When fracture of an extensively porous-coated femoral component occurs, its removal at revision total hip arthroplasty (THA) may require a femoral osteotomy and the use of a trephine. The remaining cortical bone after using the trephine may develop thermally induced necrosis. A retrospective review identified 11 fractured, well-fixed, uncemented, extensively porous-coated femoral components requiring removal using a trephine with a minimum of two years of follow-up. The mean time to failure was 4.6 years (1.7 to 9.1, standard deviation (SD) 2.3). These were revised using a larger extensively porous coated component, fluted tapered modular component, a proximally coated modular component, or a proximal femoral replacement. The mean clinical follow-up after revision THA was 4.9 years (2 to 22, SD 3.1). The mean diameter of the femoral component increased from 12.7 mm (SD 1.9) to 16.2 mm (SD 3.4; p > 0.001). Two revision components had radiographic evidence of subsidence that remained radiographically stable at final follow-up. The most common post-operative complication was instability affecting six patients (54.5%) on at least one occasion. A total of four patients (36.4%) required further revision: three for instability and one for fracture of the revision component. There was no statistically significant difference in the mean Harris hip score before implant fracture (82.4; SD 18.3) and after trephine removal and revision THA (81.2; SD 14.8, p = 0.918). These findings suggest that removal of a fractured, well-fixed, uncemented, extensively porous-coated femoral component using a trephine does not compromise subsequent fixation at revision THA and the patient's pre-operative level of function can be restored. However, the loss of proximal bone stock before revision may be associated with a high rate of dislocation post-operatively.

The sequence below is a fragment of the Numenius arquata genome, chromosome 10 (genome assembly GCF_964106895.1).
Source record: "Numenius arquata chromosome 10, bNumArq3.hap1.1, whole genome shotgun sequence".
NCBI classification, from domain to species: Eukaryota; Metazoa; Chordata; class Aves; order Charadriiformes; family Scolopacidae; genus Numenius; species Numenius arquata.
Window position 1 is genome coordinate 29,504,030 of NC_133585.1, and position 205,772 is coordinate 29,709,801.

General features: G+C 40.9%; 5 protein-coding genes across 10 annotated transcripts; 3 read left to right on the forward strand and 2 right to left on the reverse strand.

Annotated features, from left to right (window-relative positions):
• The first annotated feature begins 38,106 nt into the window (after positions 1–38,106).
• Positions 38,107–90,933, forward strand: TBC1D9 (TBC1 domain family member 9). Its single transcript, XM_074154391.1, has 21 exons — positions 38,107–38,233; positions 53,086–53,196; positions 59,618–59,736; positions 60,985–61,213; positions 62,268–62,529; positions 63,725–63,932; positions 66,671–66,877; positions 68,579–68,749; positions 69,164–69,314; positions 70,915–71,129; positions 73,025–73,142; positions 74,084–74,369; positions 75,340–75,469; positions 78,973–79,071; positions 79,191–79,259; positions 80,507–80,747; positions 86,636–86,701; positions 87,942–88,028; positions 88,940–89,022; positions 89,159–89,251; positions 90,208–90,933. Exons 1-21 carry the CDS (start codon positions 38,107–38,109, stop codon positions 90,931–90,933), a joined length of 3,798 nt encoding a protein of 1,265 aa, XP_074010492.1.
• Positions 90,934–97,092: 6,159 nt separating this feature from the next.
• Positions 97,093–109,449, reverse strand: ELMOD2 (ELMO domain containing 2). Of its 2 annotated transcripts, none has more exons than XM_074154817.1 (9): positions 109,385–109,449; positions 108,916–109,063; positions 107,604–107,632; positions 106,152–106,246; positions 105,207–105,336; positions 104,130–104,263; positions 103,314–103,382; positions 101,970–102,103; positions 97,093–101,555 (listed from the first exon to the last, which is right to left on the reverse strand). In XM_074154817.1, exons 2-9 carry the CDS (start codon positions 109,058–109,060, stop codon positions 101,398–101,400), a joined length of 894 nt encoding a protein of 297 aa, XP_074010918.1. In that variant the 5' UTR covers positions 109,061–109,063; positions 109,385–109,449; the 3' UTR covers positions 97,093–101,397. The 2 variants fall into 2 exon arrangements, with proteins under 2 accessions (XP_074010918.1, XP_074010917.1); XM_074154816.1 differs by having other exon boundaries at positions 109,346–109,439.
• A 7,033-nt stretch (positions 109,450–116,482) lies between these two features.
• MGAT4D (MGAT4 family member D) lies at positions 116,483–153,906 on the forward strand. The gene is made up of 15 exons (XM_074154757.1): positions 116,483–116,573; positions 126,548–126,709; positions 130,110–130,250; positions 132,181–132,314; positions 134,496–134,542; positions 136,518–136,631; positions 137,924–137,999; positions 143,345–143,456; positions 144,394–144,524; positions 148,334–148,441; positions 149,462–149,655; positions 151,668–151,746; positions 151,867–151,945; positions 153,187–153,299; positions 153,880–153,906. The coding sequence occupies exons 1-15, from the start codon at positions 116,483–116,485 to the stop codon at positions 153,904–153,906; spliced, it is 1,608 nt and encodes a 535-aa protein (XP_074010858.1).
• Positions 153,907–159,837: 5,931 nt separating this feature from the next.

ASJC Scopus subject areas
- Orthopedics and Sports Medicine